A truly good man is not aware of his goodness,
And is therefore good.
A foolish man tries to be good,
And is therefore not good.
A truly good man does nothing,
Yet leaves nothing undone.
A foolish man is always doing,
Yet much remains to be done.
When a truly kind man does something, he leaves nothing undone.
When a just man does something, he leaves a great deal to be done.
When a disciplinarian does something and no one responds,
He rolls up his sleeves in an attempt to enforce order.
Therefore when Tao is lost, there is goodness.
When goodness is lost, there is kindness.
When kindness is lost, there is justice.
When justice is lost, there ritual.
Now ritual is the husk of faith and loyalty, the beginning of confusion.
Knowledge of the future is only a flowery trapping of Tao.
It is the beginning of folly.
Therefore the truly great man dwells on what is real and not what is on the surface,
On the fruit and not the flower.
Therefore accept the one and reject the other.
Commentary by Ho Shang Kung
Ch. 38 Discussion on Te.
Superior Te is without Te. Therefore it possesses Te.
By superior Te the princes of highest antiquity are meant. Their Te was great and nameless. Therefore it is called superior Te. They are called without Te, as they did not use Te to instruct the people. They were conservative and natural and nourished the life of the people. Their Te was invisible. Therefore they are called without Te. It is said their Te became one with heaven and earth, became one with the currents of the atmosphere. Thereby the people attained perfection.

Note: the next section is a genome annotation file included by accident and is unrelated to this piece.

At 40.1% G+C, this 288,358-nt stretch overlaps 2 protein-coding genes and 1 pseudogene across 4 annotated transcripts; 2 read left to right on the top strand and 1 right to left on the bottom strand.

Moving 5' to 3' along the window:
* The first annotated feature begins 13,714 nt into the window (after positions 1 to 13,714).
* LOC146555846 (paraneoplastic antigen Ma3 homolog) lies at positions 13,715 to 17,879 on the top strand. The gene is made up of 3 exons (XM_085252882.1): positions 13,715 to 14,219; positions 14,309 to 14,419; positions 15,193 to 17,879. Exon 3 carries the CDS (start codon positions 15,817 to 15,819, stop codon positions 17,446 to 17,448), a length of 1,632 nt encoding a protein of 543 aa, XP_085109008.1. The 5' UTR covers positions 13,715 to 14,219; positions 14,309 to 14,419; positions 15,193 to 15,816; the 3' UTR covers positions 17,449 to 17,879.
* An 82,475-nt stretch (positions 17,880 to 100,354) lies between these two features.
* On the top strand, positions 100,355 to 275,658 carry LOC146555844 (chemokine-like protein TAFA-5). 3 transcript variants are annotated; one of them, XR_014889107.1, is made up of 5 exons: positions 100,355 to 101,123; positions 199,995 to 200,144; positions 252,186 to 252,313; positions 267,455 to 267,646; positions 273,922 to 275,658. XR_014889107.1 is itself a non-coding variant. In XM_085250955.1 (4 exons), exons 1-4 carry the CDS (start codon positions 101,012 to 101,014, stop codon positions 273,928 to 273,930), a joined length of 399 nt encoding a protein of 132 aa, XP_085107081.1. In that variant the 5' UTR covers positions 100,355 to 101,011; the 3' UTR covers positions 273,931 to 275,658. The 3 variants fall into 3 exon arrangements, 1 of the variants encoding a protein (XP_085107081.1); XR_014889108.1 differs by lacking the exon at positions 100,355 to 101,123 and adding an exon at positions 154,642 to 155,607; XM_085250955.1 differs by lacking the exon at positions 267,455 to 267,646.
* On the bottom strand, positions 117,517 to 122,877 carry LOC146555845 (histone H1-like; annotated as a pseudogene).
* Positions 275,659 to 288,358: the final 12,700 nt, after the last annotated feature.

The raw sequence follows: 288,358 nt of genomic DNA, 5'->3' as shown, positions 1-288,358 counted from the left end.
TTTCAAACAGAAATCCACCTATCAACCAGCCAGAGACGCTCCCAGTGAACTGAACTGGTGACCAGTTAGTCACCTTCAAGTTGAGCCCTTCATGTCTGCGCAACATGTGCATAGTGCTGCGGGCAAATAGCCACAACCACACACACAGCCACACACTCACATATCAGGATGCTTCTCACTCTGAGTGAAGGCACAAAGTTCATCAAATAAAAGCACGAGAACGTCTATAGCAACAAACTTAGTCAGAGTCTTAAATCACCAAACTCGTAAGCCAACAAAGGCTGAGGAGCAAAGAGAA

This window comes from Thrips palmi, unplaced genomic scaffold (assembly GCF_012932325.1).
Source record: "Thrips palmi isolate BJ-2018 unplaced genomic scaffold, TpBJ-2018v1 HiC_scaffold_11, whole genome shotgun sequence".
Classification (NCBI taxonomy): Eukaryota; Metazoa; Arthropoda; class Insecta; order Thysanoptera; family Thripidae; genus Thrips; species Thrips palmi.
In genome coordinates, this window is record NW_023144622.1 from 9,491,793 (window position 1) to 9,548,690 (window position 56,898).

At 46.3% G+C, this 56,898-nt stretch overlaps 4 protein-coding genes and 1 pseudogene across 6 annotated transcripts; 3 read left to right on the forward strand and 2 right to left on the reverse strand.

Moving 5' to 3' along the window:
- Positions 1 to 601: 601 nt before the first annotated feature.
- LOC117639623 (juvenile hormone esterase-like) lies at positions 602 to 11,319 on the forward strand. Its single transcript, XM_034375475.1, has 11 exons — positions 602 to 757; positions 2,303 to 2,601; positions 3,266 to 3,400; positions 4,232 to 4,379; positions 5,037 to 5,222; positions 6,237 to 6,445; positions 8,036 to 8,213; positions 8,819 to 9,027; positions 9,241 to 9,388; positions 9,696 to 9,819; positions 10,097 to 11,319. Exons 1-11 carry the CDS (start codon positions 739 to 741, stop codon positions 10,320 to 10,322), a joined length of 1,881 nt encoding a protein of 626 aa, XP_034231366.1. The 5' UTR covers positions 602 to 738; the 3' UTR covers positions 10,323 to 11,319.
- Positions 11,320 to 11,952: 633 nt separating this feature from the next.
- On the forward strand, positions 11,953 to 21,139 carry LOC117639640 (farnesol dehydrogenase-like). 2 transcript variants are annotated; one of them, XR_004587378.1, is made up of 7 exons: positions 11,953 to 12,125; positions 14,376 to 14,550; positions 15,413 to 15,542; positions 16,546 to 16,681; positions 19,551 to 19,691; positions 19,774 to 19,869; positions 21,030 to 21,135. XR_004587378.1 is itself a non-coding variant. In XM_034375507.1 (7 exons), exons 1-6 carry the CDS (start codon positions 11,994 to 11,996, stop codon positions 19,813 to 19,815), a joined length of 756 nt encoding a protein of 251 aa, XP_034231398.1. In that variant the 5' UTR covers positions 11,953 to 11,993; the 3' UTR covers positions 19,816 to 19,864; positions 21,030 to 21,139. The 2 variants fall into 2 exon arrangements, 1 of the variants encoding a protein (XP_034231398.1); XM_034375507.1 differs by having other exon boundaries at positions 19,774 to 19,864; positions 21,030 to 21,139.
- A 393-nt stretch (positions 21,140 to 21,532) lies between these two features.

Inferior Te does not lose Te. Therefore it is not Te.
By inferior Te the princes are meant who have got names and designations. Their Te was not equal to the superior Te. Therefore it is called inferior Te. Who does not lose Te, his Te can be seen, his merit can be exalted. By having a name it reaches his personality. Therefore it is not Te.
Superior Te is without action, and thereby nothing is done.
This means: Take Tao for your model and be peaceful and quiet. Have nothing to do. This is called nameless action.
Inferior Te acts and has thereby action.
This means the business of ordering and governing. It means that one thereby creates a name for oneself.
Superior humanity acts, and nothing is thereby done.
By superior humanity a prince following humanity is meant. There is nothing superior to his humanity. Therefore it is called superior humanity. Who acts according to it, acts according to humanity and benignity. His merit is accomplished, his doings are established, and he does not strive for action.
Superior justice acts and thereby has action.
Justice is applied for making decisions. By doing so one cares for oneself. By killing men one establishes authority. One taxes the subjects in order to make presents to oneself.
Superior ceremonial acts, and nobody corresponds to it.
By this a prince of high-standing ceremonial is meant. There is nothing more elated than his ceremonial. Therefore it is called superior ceremonial. This means: To act according to the ceremonial and thus to give regulations is the ritual of hypocrisy. When the flower is displayed, the fruit perishes. Outwardness and hypocrisy are thereby multiplied. Activity detaches itself from Tao and is not able to correspond to it.
Thereupon it stretches out its arms and forces them.
This means: Who talks much cannot correspond to it. The prince and his subjects contend with each other. Therefore it stretches out its arms and draws them towards each other.
Therefore: If one loses Tao, then Te follows.
This means: If Tao decays, then Te originates.
If one loses Te, then humanity originates.
This means: If Te decays, then humanity and love become visible
If one loses humanity, then justice originates.
This means: If humanity decays, then one distinguishes the light of justice.